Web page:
THE new changes to the Laws of Cricket, issued by Marylebone Cricket Club (MCC) will come into full effect around the world this Sunday with the changes covering all levels of the game.
The new Code of Laws is being introduced into the game for the first time since 2000, making it the biggest change for almost two decades. The 2017 Code is the sixth of its kind written by MCC since 1788, when it first drew up the MCC Code of Laws, with the others being published in 1835, 1947, 1980 and 2000.
There are also two Test matches taking place from Thursday this week in which the majority of the new Laws will be adhered to, with Pakistan taking on Sri Lanka in Abu Dhabi, and South Africa hosting Bangladesh in Potchefstroom.
The new Code of Laws follows a three-year project overseen by the Club’s Laws sub-committee, which involved numerous trials and widespread global consultation throughout the professional and amateur game.
The significant changes to the 42 Laws are as follows:
• Now written in language applying to all persons, regardless of gender.
• The Handled the Ball Law has been removed, with its contents merged into Obstructing the Field.
• The Lost Ball Law has been removed and is now covered under Dead Ball.
• Limits placed on the thickness of the edges and the overall depth of the bat.
• Injuries hoped to be prevented in a new Law which allows mechanisms tethering the bails to the stumps.
• Bowling of deliberate front foot No balls to be treated in same way as deliberate full-tosses.
• A new Law of the game, Players’ Conduct, is introduced, giving an in-match consequence for poor on-field behaviour, including temporary and permanent removal from the field.
• The Law regarding running out the non-striker has been altered.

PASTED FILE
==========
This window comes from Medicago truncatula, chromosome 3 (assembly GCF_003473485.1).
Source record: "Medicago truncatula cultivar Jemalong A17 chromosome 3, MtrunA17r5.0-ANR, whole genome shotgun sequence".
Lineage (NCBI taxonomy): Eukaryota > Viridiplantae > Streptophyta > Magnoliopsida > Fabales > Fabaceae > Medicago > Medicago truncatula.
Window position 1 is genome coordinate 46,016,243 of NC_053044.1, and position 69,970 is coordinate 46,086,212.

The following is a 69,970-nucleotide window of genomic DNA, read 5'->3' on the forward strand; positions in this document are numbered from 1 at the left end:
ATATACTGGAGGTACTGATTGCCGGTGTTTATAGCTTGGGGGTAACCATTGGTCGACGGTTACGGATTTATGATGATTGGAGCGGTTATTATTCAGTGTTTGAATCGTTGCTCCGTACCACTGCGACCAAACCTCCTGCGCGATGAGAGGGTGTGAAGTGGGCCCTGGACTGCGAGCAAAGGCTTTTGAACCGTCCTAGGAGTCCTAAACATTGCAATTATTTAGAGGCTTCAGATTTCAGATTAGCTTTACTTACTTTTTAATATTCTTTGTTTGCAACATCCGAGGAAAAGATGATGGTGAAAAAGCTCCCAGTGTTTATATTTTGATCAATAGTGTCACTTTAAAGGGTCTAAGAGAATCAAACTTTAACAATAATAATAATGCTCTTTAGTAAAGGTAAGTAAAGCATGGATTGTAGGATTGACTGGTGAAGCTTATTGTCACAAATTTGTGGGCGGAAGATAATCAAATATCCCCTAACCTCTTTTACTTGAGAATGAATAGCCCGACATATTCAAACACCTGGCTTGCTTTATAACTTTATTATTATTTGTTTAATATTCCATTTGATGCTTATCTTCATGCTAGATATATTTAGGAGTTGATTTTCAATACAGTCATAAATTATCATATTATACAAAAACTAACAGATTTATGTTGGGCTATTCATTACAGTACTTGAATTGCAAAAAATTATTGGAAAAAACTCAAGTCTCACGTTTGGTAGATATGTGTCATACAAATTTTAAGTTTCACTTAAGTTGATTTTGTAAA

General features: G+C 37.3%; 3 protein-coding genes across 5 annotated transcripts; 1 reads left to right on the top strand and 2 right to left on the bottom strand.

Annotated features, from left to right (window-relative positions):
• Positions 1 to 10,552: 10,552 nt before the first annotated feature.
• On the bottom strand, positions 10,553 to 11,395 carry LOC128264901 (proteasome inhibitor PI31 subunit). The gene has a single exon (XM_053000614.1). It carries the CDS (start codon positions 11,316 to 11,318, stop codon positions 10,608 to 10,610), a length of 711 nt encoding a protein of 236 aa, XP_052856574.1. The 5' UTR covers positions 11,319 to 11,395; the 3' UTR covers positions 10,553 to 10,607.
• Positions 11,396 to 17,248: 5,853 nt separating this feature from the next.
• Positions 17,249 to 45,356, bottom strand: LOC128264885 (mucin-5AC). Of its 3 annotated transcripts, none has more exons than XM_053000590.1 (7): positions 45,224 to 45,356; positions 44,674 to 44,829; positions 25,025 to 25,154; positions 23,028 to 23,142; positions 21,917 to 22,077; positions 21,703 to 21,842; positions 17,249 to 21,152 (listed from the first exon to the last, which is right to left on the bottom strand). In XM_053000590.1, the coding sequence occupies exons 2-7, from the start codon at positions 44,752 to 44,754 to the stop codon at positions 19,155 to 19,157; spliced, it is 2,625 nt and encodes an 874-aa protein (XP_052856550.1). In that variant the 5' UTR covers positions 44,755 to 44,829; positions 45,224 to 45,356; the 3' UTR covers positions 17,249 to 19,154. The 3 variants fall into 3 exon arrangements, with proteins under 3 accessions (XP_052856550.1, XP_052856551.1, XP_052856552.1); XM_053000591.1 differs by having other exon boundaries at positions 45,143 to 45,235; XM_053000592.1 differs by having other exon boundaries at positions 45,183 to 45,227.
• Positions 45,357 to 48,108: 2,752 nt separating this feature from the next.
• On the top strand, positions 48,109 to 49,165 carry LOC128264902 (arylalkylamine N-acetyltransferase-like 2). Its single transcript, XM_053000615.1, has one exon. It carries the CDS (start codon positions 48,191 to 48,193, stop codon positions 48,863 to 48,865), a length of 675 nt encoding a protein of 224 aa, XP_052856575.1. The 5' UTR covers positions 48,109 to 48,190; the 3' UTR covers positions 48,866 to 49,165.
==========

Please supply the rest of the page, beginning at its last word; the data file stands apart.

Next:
• ‘Bouncing bat’ Law changed, substitutes now allowed to keep wicket and concept of penalty time amended.
The changes are being supported by a new state-of-the-art eLearning programme, which MCC has produced. The eLearning programme will guide everyone from the cricketing newcomer to the experienced umpire through all 42 Laws, with tips from the ICC’s Elite Umpires and footage from club, first-class and international cricket to illustrate the more complex points.
Users can test their knowledge with a Basic and Intermediate exam – the first step on the way to becoming an umpire. There are 68 game-footage clips included, with a number of updated animations narrated by actor, writer, and cricket lover Stephen Fry.
A smartphone app will also be updated from October 1, which includes an interactive quiz in which users can test their knowledge of the changes in the Laws.
A theme throughout the new Code of Laws is MCC’s long-running promotion of the Spirit of Cricket, setting out what is expected in terms of behaviour, such as congratulating and thanking opponents, thanking officials and respecting all those involved in the game.
President of MCC, Matthew Fleming, said, “Promoting the Spirit of Cricket and conveying the ‘Play Hard, Play Fair’ message at all levels of the game is a global focus for MCC and has been for many years.
“The new Code of Laws officially recognises what is expected from players, right through from the park to the Test Match arena. It is a big step in MCC’s quest and a landmark for the game.”
MCC Head of Cricket, John Stephenson, said, “This week marks the culmination of a global consultation with many different stakeholders throughout the whole spectrum of the amateur and professional game.
“MCC has left no stone unturned in researching and redrafting the Laws in order to not only make them applicable to players, umpires and spectators, but to also encourage interest in the game across the world.”